Shippen, c. 1783-89
July 11, 1760
|Died||August 24, 1804 44) (aged|
(m. 1779;his death 1801)
|Parent(s)|| Edward Shippen IV |
Margaret "Peggy" Shippen (July 11, 1760 – August 24, 1804)was the highest-paid spy in the American Revolution, and was the second wife of General Benedict Arnold.
Shippen was born into a prominent Philadelphia family with Loyalist tendencies. She met Arnold during his tenure as military commander of the city following the British withdrawal in 1778. They were married in the Shippen townhouse on Fourth Street on April 8, 1779, and Arnold began conspiring with the British to change sides soon after. Peggy played a role in the conspiracy which was exposed after British Major John André was arrested in September 1780 carrying documents concerning the planned surrender of the critical Continental Army base at West Point.
Arnold escaped to New York City and Peggy followed. They traveled together to London at the end of 1781, where she established a home and Arnold rebuilt a trading business. In 1787, she joined him in Saint John, New Brunswick, where his difficulties with local businessmen forced them to return to London in December 1791. Arnold died in 1801, after which she had to settle his business affairs and pay off his debts. She died in 1804, having borne five children who survived infancy.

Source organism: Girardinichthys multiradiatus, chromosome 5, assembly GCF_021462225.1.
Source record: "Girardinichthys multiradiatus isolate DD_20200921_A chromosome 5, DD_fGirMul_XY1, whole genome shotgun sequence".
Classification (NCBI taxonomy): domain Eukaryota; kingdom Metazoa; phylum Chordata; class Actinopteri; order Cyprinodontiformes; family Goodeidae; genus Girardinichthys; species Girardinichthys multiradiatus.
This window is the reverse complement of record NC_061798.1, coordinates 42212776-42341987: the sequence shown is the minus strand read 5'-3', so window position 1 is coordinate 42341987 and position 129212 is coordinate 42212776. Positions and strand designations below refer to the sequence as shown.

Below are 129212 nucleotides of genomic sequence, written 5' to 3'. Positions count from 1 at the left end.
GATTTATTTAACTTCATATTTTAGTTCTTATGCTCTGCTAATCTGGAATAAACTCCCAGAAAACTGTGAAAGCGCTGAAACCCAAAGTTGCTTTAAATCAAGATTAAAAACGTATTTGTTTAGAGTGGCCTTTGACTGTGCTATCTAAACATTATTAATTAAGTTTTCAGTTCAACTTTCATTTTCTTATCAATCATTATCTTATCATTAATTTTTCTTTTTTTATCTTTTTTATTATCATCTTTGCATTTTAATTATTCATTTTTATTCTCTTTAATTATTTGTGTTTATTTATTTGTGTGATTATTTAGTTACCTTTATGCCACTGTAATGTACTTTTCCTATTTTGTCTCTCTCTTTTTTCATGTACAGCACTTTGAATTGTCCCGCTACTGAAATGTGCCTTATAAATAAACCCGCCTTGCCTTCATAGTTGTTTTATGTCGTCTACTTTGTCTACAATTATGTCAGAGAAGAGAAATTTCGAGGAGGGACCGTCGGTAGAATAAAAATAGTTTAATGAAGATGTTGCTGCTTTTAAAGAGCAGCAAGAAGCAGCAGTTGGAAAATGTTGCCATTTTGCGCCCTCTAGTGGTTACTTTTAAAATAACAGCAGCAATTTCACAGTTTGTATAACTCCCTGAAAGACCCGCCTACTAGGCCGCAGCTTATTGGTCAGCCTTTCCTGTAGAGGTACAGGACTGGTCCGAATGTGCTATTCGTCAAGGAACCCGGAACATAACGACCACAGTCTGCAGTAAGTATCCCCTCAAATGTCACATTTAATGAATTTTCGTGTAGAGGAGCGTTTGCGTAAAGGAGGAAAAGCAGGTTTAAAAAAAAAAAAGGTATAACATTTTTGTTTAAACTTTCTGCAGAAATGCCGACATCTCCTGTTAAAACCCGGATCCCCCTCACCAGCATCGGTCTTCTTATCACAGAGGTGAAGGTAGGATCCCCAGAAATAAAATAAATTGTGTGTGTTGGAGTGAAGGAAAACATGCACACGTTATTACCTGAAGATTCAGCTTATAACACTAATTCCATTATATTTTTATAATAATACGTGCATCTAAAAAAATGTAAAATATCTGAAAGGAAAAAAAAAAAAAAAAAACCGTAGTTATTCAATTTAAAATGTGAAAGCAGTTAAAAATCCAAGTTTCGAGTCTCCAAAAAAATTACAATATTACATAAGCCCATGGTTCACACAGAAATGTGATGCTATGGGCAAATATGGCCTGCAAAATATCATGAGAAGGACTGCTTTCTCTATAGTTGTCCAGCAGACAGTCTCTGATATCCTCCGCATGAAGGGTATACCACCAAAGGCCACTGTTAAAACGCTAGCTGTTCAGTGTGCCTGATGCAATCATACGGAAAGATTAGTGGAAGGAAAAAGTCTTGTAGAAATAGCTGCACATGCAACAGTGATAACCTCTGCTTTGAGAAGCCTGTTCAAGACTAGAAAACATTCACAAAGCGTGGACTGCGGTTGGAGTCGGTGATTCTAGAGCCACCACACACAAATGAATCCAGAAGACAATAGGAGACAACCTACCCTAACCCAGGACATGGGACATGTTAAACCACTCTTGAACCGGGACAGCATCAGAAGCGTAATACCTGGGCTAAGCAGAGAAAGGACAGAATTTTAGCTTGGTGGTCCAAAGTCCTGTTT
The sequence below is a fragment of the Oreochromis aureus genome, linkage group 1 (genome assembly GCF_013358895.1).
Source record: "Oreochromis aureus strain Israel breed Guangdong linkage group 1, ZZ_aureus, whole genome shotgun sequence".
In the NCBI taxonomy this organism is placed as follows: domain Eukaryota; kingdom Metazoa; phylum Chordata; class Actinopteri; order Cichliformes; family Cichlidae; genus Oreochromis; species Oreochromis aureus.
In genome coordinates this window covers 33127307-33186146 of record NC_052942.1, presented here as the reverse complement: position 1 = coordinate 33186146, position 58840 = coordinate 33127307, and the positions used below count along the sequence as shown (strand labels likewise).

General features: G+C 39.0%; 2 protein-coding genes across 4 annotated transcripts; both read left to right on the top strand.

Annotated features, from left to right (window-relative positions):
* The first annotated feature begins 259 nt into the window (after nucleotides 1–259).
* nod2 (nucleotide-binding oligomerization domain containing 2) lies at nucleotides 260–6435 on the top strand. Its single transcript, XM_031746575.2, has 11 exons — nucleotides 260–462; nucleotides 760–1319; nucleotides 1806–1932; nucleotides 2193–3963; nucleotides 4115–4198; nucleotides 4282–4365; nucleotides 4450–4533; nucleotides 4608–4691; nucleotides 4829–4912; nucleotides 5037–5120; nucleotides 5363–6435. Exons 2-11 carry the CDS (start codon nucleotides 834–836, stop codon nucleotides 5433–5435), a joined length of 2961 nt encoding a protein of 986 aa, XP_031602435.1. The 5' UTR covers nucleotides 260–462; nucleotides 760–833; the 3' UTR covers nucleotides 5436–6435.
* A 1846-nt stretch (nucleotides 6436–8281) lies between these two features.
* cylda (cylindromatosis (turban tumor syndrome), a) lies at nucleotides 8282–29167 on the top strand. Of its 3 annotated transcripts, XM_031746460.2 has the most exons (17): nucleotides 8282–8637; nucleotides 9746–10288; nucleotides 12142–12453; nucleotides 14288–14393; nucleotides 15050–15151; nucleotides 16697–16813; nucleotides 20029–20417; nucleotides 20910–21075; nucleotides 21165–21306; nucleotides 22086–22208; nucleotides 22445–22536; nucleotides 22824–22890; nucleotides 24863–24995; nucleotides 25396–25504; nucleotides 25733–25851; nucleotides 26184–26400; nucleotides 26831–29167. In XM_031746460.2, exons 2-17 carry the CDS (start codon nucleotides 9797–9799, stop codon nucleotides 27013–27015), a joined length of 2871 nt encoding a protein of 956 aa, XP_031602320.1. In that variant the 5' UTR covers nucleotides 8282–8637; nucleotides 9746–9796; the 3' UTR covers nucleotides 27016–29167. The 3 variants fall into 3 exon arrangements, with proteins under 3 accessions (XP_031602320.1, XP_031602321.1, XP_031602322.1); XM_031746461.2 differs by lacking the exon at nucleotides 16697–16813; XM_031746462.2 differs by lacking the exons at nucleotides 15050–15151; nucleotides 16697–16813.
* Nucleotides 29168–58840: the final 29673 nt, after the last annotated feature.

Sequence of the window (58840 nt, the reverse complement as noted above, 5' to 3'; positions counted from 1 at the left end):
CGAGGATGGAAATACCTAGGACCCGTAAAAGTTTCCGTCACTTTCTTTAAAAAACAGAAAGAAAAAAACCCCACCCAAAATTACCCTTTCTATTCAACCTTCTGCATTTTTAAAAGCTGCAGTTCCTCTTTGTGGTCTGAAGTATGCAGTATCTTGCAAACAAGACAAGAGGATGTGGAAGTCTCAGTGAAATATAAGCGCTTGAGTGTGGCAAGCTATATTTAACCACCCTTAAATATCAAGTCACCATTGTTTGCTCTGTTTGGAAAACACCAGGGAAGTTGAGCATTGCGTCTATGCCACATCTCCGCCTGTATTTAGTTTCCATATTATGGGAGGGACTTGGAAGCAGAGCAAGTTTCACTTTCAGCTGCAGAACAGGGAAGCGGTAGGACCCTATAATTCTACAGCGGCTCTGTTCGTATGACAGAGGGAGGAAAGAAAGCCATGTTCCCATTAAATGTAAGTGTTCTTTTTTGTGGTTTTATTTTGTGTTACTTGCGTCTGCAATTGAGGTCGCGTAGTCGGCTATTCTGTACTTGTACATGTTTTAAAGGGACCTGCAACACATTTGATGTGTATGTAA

Margaret Shippen was born July 11, 1760 in Philadelphia, the fourth and youngest daughter of Edward Shippen IV and Margaret Francis, the daughter of Tench Francis, Sr.; she was nicknamed "Peggy".She was born into a prominent Philadelphia family, which included two Philadelphia mayors and the founder of Shippensburg, Pennsylvania. Edward Shippen was a judge and member of the Provincial Council of Pennsylvania; the Shippen family was politically divided, and the judge was considered either a "Neutralist" or a covert "Tory " with allegiance to the British crown. Two younger boys died in infancy, and Peggy grew up as the baby of the family and was the "family's darling."
As a young woman, she enjoyed music, doing needlework, and drawing, and participated in the study of politics. She looked up to her father and, under his tutelage, learned about politics, finance, and the forces which led to the American Revolution.